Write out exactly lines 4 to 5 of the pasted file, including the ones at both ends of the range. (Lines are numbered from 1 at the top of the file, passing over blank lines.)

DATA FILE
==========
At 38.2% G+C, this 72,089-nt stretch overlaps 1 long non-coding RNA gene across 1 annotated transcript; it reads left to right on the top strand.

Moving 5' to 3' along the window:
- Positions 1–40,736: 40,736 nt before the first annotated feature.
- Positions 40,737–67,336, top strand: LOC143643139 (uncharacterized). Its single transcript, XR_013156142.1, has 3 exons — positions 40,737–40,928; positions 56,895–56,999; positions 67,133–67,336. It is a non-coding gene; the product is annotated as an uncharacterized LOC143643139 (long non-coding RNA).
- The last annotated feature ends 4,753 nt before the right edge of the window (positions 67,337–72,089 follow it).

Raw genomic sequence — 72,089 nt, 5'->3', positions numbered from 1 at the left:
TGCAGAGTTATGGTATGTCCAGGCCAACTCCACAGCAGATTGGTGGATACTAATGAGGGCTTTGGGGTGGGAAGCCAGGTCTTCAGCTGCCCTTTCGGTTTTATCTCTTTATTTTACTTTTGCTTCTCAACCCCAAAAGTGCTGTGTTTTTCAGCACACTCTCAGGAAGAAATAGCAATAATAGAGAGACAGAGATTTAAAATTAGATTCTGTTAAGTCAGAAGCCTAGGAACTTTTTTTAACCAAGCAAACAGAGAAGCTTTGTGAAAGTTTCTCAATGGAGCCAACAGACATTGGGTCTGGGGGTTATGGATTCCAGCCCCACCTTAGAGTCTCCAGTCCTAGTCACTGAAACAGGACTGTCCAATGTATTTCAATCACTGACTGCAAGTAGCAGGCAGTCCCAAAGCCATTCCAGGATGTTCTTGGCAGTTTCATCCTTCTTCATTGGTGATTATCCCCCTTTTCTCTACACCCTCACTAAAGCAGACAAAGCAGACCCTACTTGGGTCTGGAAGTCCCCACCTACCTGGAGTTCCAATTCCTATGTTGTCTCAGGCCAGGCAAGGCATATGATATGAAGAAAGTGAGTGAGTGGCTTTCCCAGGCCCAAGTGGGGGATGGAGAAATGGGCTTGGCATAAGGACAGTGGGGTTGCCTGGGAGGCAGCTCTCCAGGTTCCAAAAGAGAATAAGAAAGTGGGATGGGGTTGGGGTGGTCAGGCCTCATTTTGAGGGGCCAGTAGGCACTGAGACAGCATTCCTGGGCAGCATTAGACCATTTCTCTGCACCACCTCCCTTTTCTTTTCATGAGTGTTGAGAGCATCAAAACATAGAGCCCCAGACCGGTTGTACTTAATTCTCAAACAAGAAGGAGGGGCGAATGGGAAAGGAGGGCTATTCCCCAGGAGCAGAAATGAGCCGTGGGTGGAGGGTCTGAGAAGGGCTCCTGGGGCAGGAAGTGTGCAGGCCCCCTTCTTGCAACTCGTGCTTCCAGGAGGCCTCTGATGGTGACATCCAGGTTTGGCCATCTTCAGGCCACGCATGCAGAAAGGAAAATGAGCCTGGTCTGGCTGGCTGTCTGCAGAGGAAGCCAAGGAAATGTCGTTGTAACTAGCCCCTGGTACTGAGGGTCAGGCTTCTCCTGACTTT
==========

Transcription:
- Positions 40,737–67,336, top strand: LOC143643139 (uncharacterized). Its single transcript, XR_013156142.1, has 3 exons — positions 40,737–40,928; positions 56,895–56,999; positions 67,133–67,336. It is a non-coding gene; the product is annotated as an uncharacterized LOC143643139 (long non-coding RNA).
- The last annotated feature ends 4,753 nt before the right edge of the window (positions 67,337–72,089 follow it).